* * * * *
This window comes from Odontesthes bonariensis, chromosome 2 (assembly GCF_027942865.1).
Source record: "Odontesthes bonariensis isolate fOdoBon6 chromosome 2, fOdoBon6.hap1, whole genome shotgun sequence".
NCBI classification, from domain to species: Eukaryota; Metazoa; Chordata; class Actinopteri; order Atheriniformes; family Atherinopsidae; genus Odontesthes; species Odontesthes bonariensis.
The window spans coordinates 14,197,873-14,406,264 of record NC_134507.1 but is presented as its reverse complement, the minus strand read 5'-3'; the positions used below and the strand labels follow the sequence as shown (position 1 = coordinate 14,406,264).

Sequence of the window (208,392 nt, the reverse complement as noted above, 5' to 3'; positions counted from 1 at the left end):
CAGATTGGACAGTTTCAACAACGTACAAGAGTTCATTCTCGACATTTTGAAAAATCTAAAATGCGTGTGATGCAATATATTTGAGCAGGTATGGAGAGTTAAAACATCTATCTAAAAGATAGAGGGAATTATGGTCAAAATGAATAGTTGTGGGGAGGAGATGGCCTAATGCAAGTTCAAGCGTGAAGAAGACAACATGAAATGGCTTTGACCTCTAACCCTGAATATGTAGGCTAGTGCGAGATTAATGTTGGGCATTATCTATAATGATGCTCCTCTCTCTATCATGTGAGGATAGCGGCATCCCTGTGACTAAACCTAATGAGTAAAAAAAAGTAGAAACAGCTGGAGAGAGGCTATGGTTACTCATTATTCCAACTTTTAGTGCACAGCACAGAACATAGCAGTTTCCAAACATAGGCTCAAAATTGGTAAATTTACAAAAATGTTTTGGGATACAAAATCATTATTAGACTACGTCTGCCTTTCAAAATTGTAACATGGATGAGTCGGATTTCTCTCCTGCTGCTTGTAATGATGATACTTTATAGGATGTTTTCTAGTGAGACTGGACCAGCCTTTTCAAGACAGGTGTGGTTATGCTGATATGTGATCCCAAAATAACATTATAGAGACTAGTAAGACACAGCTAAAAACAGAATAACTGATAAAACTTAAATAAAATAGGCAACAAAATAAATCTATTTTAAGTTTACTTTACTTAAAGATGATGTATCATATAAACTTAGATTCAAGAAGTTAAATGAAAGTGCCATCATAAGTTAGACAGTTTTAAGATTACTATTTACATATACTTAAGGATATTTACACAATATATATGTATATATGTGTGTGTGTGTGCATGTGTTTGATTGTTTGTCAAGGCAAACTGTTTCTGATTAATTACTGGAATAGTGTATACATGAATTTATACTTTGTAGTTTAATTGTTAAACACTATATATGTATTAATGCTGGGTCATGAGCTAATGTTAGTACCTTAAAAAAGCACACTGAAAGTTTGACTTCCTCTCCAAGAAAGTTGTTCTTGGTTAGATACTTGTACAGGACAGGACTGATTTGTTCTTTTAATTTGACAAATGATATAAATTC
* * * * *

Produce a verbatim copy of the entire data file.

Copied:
This window comes from Odontesthes bonariensis, chromosome 2 (assembly GCF_027942865.1).
Source record: "Odontesthes bonariensis isolate fOdoBon6 chromosome 2, fOdoBon6.hap1, whole genome shotgun sequence".
NCBI classification, from domain to species: Eukaryota; Metazoa; Chordata; class Actinopteri; order Atheriniformes; family Atherinopsidae; genus Odontesthes; species Odontesthes bonariensis.
The window spans coordinates 14,197,873-14,406,264 of record NC_134507.1 but is presented as its reverse complement, the minus strand read 5'-3'; the positions used below and the strand labels follow the sequence as shown (position 1 = coordinate 14,406,264).

Sequence of the window (208,392 nt, the reverse complement as noted above, 5' to 3'; positions counted from 1 at the left end):
CAGATTGGACAGTTTCAACAACGTACAAGAGTTCATTCTCGACATTTTGAAAAATCTAAAATGCGTGTGATGCAATATATTTGAGCAGGTATGGAGAGTTAAAACATCTATCTAAAAGATAGAGGGAATTATGGTCAAAATGAATAGTTGTGGGGAGGAGATGGCCTAATGCAAGTTCAAGCGTGAAGAAGACAACATGAAATGGCTTTGACCTCTAACCCTGAATATGTAGGCTAGTGCGAGATTAATGTTGGGCATTATCTATAATGATGCTCCTCTCTCTATCATGTGAGGATAGCGGCATCCCTGTGACTAAACCTAATGAGTAAAAAAAAGTAGAAACAGCTGGAGAGAGGCTATGGTTACTCATTATTCCAACTTTTAGTGCACAGCACAGAACATAGCAGTTTCCAAACATAGGCTCAAAATTGGTAAATTTACAAAAATGTTTTGGGATACAAAATCATTATTAGACTACGTCTGCCTTTCAAAATTGTAACATGGATGAGTCGGATTTCTCTCCTGCTGCTTGTAATGATGATACTTTATAGGATGTTTTCTAGTGAGACTGGACCAGCCTTTTCAAGACAGGTGTGGTTATGCTGATATGTGATCCCAAAATAACATTATAGAGACTAGTAAGACACAGCTAAAAACAGAATAACTGATAAAACTTAAATAAAATAGGCAACAAAATAAATCTATTTTAAGTTTACTTTACTTAAAGATGATGTATCATATAAACTTAGATTCAAGAAGTTAAATGAAAGTGCCATCATAAGTTAGACAGTTTTAAGATTACTATTTACATATACTTAAGGATATTTACACAATATATATGTATATATGTGTGTGTGTGTGCATGTGTTTGATTGTTTGTCAAGGCAAACTGTTTCTGATTAATTACTGGAATAGTGTATACATGAATTTATACTTTGTAGTTTAATTGTTAAACACTATATATGTATTAATGCTGGGTCATGAGCTAATGTTAGTACCTTAAAAAAGCACACTGAAAGTTTGACTTCCTCTCCAAGAAAGTTGTTCTTGGTTAGATACTTGTACAGGACAGGACTGATTTGTTCTTTTAATTTGACAAATGATATAAATTC